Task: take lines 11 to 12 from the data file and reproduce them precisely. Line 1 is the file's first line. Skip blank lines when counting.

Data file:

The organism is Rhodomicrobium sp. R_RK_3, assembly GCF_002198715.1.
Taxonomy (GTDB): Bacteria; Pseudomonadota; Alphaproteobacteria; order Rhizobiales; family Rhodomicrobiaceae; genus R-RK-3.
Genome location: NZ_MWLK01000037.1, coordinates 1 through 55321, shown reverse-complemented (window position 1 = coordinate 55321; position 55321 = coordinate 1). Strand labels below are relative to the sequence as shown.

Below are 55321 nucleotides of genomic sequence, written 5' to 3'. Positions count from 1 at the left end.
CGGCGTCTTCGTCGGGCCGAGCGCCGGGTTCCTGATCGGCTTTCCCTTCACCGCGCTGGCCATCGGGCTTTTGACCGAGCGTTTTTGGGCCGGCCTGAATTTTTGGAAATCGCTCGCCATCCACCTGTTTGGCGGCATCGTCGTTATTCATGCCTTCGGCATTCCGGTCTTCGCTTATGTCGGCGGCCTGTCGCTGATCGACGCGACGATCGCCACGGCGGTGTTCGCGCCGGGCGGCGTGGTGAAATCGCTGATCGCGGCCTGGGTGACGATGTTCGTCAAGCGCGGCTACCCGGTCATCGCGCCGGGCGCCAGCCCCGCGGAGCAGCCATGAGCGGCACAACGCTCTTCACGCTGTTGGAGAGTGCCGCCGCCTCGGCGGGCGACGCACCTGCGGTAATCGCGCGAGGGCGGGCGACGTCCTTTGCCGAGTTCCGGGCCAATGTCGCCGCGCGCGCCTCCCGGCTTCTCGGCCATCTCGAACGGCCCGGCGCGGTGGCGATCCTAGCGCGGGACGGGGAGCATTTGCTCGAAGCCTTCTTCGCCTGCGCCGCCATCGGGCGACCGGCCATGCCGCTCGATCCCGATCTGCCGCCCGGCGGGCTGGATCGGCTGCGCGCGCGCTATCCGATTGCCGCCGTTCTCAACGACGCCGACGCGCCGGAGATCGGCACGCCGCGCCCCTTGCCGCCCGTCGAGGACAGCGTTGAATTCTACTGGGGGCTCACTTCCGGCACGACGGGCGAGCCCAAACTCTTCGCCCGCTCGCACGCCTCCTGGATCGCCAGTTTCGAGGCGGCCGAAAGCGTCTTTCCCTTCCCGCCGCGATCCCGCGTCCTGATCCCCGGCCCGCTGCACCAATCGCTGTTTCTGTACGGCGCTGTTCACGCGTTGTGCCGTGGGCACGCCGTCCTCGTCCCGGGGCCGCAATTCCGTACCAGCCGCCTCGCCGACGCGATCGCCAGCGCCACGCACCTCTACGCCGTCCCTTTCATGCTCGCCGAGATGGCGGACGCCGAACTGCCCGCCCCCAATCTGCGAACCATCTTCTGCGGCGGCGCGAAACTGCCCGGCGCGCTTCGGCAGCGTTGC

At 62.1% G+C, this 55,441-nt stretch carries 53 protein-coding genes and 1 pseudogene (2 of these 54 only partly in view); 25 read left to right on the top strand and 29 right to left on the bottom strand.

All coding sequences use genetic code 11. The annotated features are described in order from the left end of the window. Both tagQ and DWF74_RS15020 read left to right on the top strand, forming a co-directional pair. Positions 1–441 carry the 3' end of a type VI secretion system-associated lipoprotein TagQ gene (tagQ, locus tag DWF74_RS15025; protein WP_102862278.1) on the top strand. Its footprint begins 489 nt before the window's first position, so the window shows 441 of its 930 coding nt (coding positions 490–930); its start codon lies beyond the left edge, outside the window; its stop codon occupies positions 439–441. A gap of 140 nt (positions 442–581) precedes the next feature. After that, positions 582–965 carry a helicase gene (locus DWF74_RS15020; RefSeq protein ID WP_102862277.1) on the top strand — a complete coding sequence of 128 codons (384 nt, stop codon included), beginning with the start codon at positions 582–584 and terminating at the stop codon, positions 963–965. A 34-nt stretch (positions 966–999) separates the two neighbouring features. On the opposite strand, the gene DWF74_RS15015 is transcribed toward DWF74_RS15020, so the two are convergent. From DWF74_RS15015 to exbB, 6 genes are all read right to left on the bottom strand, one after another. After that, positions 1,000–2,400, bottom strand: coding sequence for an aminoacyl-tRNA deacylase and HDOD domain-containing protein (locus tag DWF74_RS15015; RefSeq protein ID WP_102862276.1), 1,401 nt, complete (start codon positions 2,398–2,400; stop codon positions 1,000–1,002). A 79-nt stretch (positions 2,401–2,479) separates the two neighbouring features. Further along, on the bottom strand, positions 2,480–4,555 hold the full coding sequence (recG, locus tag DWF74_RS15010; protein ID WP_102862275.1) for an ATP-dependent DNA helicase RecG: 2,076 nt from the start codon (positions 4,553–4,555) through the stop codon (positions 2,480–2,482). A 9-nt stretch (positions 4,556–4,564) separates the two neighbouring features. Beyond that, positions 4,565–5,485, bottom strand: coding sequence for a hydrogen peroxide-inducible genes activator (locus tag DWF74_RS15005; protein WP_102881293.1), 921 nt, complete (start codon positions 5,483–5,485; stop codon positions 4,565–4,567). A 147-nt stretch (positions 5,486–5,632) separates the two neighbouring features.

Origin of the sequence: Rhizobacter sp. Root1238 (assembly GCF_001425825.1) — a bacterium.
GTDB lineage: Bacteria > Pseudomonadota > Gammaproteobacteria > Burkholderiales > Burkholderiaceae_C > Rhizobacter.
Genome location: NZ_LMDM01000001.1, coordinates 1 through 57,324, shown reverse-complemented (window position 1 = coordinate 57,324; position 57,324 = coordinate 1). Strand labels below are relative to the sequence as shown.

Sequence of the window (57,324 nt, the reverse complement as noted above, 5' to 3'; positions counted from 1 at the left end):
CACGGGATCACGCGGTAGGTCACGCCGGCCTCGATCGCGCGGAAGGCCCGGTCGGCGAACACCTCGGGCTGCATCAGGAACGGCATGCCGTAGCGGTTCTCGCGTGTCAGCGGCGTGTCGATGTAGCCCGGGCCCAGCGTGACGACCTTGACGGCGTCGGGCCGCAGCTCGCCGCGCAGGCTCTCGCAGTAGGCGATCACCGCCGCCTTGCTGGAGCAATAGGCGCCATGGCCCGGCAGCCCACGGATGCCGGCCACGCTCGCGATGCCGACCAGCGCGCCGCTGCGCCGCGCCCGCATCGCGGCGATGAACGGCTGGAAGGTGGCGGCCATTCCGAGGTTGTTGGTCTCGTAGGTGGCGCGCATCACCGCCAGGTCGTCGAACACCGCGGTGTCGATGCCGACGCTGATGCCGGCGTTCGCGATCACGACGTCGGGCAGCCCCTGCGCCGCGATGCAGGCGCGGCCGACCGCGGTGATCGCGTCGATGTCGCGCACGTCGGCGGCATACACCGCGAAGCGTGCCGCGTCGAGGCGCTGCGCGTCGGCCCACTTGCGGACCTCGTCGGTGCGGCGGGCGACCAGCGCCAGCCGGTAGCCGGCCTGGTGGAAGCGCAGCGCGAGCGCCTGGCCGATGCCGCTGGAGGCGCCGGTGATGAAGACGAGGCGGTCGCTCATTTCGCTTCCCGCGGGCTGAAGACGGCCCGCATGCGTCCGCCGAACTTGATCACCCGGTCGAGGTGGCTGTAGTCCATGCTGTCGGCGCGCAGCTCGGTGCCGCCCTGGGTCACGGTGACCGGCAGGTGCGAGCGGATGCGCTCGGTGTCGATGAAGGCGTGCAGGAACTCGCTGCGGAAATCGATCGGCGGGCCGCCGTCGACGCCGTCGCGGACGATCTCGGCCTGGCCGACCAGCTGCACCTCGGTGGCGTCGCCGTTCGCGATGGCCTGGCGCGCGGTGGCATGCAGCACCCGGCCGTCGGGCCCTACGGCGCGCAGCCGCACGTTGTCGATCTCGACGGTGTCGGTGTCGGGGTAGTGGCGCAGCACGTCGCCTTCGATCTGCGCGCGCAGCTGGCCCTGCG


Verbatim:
Sequence of the window (57,324 nt, the reverse complement as noted above, 5' to 3'; positions counted from 1 at the left end):
CACGGGATCACGCGGTAGGTCACGCCGGCCTCGATCGCGCGGAAGGCCCGGTCGGCGAACACCTCGGGCTGCATCAGGAACGGCATGCCGTAGCGGTTCTCGCGTGTCAGCGGCGTGTCGATGTAGCCCGGGCCCAGCGTGACGACCTTGACGGCGTCGGGCCGCAGCTCGCCGCGCAGGCTCTCGCAGTAGGCGATCACCGCCGCCTTGCTGGAGCAATAGGCGCCATGGCCCGGCAGCCCACGGATGCCGGCCACGCTCGCGATGCCGACCAGCGCGCCGCTGCGCCGCGCCCGCATCGCGGCGATGAACGGCTGGAAGGTGGCGGCCATTCCGAGGTTGTTGGTCTCGTAGGTGGCGCGCATCACCGCCAGGTCGTCGAACACCGCGGTGTCGATGCCGACGCTGATGCCGGCGTTCGCGATCACGACGTCGGGCAGCCCCTGCGCCGCGATGCAGGCGCGGCCGACCGCGGTGATCGCGTCGATGTCGCGCACGTCGGCGGCATACACCGCGAAGCGTGCCGCGTCGAGGCGCTGCGCGTCGGCCCACTTGCGGACCTCGTCGGTGCGGCGGGCGACCAGCGCCAGCCGGTAGCCGGCCTGGTGGAAGCGCAGCGCGAGCGCCTGGCCGATGCCGCTGGAGGCGCCGGTGATGAAGACGAGGCGGTCGCTCATTTCGCTTCCCGCGGGCTGAAGACGGCCCGCATGCGTCCGCCGAACTTGATCACCCGGTCGAGGTGGCTGTAGTCCATGCTGTCGGCGCGCAGCTCGGTGCCGCCCTGGGTCACGGTGACCGGCAGGTGCGAGCGGATGCGCTCGGTGTCGATGAAGGCGTGCAGGAACTCGCTGCGGAAATCGATCGGCGGGCCGCCGTCGACGCCGTCGCGGACGATCTCGGCCTGGCCGACCAGCTGCACCTCGGTGGCGTCGCCGTTCGCGATGGCCTGGCGCGCGGTGGCATGCAGCACCCGGCCGTCGGGCCCTACGGCGCGCAGCCGCACGTTGTCGATCTCGACGGTGTCGGTGTCGGGGTAGTGGCGCAGCACGTCGCCTTCGATCTGCGCGCGCAGCTGGCCCTGCG